AFTER capturing Kabul the Taliban want to be seen as rulers rather than just as a religious militia. Eager to secure legitimacy — internationally and among Afghans — closed door negotiations are afoot for a government inclusive of non-Taliban Afghans. Will these actually work out? And what lies ahead for young, urbanised, internet savvy Afghans seeking to live in the 21st century rather than the 7th? This choice had been denied just a while ago.
Under Mullah Omar, the earlier phase (1996-2001) of Taliban rule had single-mindedly concentrated upon rigorous enforcement of the Quranic injunction amr bil ma’roof wa nahi ‘anil munkar (promote that which is good and approved, and forbid that which is evil and disapproved). Imbibed from madressahs scattered across Pakistan, this was understood in the sense of a demand for strict religious policing.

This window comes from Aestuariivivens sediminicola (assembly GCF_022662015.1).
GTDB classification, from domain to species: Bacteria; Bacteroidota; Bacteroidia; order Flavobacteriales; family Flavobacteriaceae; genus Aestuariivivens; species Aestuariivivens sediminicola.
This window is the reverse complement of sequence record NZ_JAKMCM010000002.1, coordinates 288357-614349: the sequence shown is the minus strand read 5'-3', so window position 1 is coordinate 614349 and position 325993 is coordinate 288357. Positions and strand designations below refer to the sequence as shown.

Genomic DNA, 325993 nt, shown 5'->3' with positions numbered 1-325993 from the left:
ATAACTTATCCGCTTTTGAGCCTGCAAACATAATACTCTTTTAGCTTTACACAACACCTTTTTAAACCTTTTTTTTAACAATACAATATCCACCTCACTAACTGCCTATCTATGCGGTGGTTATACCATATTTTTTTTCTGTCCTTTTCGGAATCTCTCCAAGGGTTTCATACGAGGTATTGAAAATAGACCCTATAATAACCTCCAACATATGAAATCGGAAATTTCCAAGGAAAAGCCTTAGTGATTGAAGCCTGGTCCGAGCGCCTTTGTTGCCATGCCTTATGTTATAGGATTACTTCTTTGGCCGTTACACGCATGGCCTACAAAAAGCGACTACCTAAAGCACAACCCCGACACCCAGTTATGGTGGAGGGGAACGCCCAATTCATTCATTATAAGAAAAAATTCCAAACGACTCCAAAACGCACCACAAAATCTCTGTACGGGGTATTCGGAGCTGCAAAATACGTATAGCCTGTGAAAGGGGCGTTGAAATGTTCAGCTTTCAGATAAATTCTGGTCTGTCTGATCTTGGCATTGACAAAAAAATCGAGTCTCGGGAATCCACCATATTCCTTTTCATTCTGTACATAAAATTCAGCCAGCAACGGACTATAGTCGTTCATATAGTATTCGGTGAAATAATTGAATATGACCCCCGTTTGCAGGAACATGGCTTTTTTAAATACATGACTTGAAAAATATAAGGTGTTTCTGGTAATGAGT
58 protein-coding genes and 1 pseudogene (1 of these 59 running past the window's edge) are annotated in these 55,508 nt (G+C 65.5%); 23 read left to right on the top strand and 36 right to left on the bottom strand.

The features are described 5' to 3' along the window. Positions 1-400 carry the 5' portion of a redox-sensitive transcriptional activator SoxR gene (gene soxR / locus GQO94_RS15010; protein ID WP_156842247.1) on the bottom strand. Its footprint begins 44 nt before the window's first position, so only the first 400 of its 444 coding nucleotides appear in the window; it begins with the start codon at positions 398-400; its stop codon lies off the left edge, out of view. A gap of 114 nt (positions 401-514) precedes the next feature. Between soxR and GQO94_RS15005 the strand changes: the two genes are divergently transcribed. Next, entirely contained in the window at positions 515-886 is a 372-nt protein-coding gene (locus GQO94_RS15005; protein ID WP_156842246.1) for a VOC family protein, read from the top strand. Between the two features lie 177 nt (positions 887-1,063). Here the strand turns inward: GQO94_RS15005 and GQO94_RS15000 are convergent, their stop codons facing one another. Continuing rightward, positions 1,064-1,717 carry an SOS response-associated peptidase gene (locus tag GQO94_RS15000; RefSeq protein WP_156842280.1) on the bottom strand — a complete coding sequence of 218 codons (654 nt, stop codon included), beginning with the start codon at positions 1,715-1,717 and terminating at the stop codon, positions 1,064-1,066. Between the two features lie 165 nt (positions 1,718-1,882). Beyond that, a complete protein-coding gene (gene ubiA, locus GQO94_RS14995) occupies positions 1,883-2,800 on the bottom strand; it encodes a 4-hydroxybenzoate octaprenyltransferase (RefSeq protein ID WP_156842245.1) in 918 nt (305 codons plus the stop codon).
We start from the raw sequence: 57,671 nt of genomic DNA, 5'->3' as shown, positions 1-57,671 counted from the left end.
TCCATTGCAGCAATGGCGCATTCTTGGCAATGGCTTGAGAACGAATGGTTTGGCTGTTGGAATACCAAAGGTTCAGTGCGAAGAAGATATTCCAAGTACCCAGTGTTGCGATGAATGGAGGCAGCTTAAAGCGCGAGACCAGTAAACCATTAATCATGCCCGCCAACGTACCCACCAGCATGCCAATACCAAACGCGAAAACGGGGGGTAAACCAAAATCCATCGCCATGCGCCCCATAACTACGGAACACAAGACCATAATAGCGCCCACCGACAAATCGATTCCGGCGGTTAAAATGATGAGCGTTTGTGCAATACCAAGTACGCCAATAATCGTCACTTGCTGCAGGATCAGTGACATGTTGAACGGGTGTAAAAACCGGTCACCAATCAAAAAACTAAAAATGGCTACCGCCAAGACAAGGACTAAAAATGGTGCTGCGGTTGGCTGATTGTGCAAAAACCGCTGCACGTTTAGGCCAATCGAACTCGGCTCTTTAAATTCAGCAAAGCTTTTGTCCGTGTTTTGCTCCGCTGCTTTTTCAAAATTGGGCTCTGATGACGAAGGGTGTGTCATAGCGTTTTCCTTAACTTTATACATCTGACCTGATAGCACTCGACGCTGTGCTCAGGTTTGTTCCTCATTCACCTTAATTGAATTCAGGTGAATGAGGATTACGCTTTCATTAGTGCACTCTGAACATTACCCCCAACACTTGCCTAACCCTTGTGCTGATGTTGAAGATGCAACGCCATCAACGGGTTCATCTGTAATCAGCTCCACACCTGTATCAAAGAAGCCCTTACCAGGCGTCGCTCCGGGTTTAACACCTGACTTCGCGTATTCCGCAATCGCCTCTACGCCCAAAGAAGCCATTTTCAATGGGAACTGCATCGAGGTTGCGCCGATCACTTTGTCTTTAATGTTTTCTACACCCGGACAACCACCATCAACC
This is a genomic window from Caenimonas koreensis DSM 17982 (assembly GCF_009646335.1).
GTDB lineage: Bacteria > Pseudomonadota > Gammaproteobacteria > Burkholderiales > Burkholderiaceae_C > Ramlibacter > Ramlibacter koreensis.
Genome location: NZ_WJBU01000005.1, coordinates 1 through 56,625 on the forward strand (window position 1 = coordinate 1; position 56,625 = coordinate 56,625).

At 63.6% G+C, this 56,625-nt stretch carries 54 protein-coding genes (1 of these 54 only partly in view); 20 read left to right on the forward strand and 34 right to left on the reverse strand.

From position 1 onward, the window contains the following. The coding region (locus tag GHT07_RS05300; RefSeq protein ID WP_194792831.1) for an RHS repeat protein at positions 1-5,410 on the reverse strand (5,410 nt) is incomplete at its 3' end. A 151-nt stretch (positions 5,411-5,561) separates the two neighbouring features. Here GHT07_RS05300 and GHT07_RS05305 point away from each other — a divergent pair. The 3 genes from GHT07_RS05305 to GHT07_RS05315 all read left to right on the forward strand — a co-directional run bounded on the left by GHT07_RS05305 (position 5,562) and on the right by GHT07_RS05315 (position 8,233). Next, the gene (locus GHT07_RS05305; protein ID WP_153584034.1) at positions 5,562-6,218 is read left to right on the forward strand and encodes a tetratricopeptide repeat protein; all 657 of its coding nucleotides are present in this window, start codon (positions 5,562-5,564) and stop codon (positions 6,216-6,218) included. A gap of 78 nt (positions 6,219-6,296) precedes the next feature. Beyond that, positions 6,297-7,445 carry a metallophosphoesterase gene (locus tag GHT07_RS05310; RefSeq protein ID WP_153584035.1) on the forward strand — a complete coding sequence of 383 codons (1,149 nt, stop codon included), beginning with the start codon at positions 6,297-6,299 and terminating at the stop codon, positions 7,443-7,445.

Liberal Islamic scholars, however, say the injunction merely enjoins believers to seek piety through self-control. The Taliban under Mullah Omar disagreed emphatically with this interpretation. They carried out stoning of adulterers to death, amputation of limbs for theft, public floggings, closure of girls’ schools, extreme limits on the mobility of women, and destruction of the 2,000-year-old Bamiyan Buddhas. Similar actions do not exist in the living memory of older Afghans.
The new face suggests that amr bil ma’roof will henceforth be more liberally interpreted. Whether rank-and-file fighters will see eye to eye on this cannot presently be foreseen. But some leaders of this religious militia — one that thrived for decades on foreign aid and extortion — have become aware that economic reasons demand change.